Wednesday, November 03, 2010

wifercize wednesday: suzie home-maker



It hit me like a sneeze.  At first, a slight tingle - an itch, really - barely perceptible and mostly ignorable.  I think it began when my mom gave us a subscription to House & Home for our one-year anniversary.  No harm done.  Just a magazine.  But then the tickle grew, the eyes began to twitch, and the mouth formed a turned-down crescent.  I began to bake (a foreign tradition to me, as my mother was more of a cook than a baker).  I discovered I liked baking.  And Andrew liked my baking.  I tried my hand at gardening.  I requested patio furniture.  For my birthday.  Now, the urge is irresistible.  No amount of superstitious preventative measures could possibly stop this impulse.  I weekly check home decor blogs such as Covet Garden, Remodelista, and Design*Sponge.  We ordered two matching grown-up couches.  I revel in doing laundry, cleaning dishes, and Swiffering.

Eyes squeezed tight, face distorted and stretched, a large gasp of breath, held, and...

I've caught the home-making bug.

As surprised as I am to have been struck with this contagion, I largely blame my married status, my home ownership, the influence of my wife-friends, and my biological clock - which once I assumed was digital, but has now morphed into a city hall clock tower.

Don McKay, a Canadian poet Andrew introduced me to when we were dating (the story is a little more romantic than that: we were at Starbucks on a date, one of those Starbucks attached to a Chapters, when he grabbed my hand, pulled me into the poetry section, selected McKay's Camber from the shelf, and read selections to me out loud, such as: "I want to spread the shed years on us as a mulch"...I know...I win - and others which I posted a few months later) wrote in his book Vis-à-Vis: Field Notes on Poetry & Wilderness:
"Home, we may say, is the action of the inner life finding outer form; it is the settling of self into the world."
I love that sentiment.  Our home, our little house nestled in what otherwise would be a strictly Portuguese neighbourhood, with its butter-yellow stucco exterior, its heating/cooling issues, its dark bamboo flooring, its seamless blend from living room to dining room to kitchen, its two matching grown-up couches, and its tiny patio furniture on its tiny patio is an expression of Andrew and myself.  The bamboo floors are scratched because we love our chocolate lab, Solomon.  The dish rack is nearly always full because we love to feed our friends.  We have three 6.5-foot bookshelves, all full, organized into fiction, non-fiction, poetry, and reference, by author's last name, because we both graduated with English degrees and love literature...and we're anal retentive.

It's our little plot of land.  A little plot of land that speaks of who we are on the inside.

What McKay continues with explained my current fancy with home-making:
"To make a home is to establish identity with a primordial grasp, yes; but it is also, in some measure, to give it away with an extended palm.  We might try to sum up the paradox of home-making by saying that inner life takes place: it both claims place and acts to become a place among others.  It turns wilderness into an interior and presents interiority to the wilderness."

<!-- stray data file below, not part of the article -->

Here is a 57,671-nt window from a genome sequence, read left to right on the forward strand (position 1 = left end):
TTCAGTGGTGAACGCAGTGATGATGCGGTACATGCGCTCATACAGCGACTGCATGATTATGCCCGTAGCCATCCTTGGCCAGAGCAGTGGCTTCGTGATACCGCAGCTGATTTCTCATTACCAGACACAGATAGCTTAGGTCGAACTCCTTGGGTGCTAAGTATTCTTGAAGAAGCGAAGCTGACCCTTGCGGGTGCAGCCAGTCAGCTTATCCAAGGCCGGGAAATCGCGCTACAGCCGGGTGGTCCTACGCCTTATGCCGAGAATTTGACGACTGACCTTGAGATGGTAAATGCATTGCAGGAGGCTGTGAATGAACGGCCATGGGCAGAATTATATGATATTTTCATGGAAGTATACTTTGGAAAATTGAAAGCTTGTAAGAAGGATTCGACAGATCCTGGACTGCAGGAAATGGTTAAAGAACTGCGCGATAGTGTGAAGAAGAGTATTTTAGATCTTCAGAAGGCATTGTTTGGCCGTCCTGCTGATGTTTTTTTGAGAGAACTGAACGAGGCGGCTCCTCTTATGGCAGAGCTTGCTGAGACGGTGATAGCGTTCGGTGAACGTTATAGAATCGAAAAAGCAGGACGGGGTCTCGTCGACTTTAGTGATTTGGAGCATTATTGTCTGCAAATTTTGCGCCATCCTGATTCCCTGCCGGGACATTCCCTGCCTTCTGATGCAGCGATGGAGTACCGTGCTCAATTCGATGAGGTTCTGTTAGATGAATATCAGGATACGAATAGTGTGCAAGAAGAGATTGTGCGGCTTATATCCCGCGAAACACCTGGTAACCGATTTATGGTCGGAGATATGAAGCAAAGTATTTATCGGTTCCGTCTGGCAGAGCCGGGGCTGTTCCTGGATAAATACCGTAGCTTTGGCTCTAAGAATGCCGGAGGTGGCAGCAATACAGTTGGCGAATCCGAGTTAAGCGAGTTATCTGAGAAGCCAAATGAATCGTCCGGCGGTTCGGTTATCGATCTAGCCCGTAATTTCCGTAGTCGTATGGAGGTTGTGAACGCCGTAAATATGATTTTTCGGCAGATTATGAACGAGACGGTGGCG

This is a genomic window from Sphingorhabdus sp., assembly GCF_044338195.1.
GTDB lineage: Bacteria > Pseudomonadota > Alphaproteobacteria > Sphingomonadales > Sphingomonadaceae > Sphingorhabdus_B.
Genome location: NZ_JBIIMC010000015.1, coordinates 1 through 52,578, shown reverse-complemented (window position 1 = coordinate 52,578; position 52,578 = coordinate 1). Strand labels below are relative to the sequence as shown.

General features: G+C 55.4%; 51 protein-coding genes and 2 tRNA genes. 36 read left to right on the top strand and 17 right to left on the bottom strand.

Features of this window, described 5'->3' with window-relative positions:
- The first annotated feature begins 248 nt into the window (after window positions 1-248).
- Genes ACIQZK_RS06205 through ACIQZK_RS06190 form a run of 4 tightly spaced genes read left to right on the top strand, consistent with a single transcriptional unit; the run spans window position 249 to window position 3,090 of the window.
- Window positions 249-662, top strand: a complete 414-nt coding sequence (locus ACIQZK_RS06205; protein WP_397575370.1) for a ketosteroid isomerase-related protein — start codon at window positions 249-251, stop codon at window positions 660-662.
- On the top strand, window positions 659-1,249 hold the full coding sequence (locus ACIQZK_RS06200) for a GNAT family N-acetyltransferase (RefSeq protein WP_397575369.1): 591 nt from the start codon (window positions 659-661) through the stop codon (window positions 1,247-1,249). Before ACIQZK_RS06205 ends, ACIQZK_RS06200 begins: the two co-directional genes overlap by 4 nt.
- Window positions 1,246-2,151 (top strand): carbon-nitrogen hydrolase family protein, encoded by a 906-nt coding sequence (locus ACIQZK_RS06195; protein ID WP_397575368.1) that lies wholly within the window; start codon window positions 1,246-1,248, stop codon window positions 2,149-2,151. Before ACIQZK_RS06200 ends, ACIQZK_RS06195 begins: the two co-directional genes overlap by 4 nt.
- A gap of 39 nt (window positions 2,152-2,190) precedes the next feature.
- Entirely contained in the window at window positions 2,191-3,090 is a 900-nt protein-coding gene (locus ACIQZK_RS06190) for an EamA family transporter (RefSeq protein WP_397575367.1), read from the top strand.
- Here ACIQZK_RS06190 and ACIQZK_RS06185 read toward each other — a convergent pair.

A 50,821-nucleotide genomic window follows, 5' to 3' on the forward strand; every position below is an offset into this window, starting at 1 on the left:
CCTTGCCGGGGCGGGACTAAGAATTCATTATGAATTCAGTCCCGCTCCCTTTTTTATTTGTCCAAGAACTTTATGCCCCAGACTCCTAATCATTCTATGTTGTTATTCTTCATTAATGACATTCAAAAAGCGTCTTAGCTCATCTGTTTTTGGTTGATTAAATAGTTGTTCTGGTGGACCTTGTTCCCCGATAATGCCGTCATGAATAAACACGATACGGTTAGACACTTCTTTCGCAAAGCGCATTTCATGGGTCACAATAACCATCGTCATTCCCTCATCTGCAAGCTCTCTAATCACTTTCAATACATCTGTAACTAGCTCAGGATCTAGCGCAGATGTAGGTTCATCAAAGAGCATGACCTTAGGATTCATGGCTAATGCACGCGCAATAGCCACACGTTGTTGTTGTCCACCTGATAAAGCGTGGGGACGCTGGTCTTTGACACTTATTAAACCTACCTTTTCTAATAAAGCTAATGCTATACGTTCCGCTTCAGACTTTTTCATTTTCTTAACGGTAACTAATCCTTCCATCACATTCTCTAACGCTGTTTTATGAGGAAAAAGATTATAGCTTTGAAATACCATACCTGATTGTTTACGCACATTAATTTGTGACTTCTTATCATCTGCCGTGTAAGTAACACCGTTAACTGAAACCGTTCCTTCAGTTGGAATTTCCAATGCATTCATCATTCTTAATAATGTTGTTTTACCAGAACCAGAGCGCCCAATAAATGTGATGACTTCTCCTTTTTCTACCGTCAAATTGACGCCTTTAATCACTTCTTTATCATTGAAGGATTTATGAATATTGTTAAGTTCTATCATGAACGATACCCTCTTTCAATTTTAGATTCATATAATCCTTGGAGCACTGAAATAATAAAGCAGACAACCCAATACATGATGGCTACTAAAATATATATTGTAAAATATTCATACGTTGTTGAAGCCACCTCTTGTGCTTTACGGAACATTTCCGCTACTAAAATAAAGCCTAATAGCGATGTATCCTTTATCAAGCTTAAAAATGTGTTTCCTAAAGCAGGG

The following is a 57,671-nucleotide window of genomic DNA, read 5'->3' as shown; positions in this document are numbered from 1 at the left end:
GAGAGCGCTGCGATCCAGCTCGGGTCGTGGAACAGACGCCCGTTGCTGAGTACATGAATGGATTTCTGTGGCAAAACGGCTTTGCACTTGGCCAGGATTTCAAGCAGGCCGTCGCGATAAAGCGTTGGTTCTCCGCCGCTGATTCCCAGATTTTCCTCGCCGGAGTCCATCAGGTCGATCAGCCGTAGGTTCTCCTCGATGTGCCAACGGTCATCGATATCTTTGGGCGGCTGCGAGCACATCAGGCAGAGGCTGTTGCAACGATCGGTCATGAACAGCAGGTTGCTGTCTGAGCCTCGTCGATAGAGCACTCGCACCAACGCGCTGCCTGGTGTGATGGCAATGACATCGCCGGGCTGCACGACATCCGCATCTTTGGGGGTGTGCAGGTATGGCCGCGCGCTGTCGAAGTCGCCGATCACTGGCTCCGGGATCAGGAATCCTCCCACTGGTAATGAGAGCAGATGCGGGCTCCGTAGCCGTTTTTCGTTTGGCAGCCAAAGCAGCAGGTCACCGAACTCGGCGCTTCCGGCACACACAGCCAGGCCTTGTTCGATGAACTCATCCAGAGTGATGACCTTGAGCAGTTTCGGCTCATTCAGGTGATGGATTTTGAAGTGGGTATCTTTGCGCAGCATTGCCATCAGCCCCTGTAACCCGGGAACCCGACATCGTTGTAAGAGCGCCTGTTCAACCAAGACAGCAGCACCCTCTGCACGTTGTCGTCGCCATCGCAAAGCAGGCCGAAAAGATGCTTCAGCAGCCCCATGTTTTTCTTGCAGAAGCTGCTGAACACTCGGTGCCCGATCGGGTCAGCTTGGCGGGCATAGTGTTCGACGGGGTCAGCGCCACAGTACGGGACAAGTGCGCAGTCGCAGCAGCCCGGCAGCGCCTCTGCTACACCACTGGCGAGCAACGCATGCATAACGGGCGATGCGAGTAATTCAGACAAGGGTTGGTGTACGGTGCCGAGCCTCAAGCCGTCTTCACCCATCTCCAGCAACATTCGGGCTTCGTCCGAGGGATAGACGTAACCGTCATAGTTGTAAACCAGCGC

I've been pondering what a funny thing home-making is. Its a dusty concept, buried behind suffragettes, feminists, and mommy wars.  It makes me think of Betty Draper, coiffed and at home, preparing meals, keeping house, and gossiping with neighbours over cocktails.  But if home, as McKay puts it, is weighty enough to warrant the definition "inner life finding outer form" why should a the role of home-maker be so drôle? 

I'd like to think that the movements begun on our behalf by women who we will never meet were to give us the freedom of selection.  When home-making was the only entrée on the menu, our choice was limited, and social norms cruelly kept us there.  Likewise, if being a career mom with children in daycare were the only widely accepted option for women, the equation would still be unbalanced. 

I watched the movie Mona Lisa Smile when it first came out, and one speech in particular stuck with me all these years:
Joan Brandwyn: You stand in class and tell us to look beyond the image, but you don't. To you a housewife is someone who sold her soul for a center hall colonial. She has no depth, no intellect, no interests. You're the one who said I could do anything I wanted. This is what I want.
I'm eager to experience for myself what home-making will offer.  I'm eager to see what my particular brand of home-making will incorporate.  I'm eager to turn wilderness into an interior and present interiority to the wilderness.


She looks over a field and buys it,
   then, with money she's put aside, plants a garden.
First thing in the morning, she dresses for work,
   rolls up her sleeves, eager to get started.
She senses the worth of her work,
   is in no hurry to call it quits for the day.
She's skilled in the crafts of home and hearth,
   diligent in homemaking.

(Proverbs 31 woman)

1 comment:

Andrew G said...

Beautiful. Reminds me of this Wordsworth poem:

Nuns Fret Not at Their Convent's Narrow Room

Nuns fret not at their convent's narrow room
And hermits are contented with their cells;
And students with their pensive citadels;
Maids at the wheel, the weaver at his loom,
Sit blithe and happy; bees that soar for bloom,
High as the highest Peak of Furness-fells,
Will murmur by the hour in foxglove bells:
In truth the prison, into which we doom
Ourselves, no prison is: and hence for me,
In sundry moods, 'twas pastime to be bound
Within the Sonnet's scanty plot of ground;
Pleased if some Souls (for such there needs must be)
Who have felt the weight of too much liberty,
Should find brief solace there, as I have found.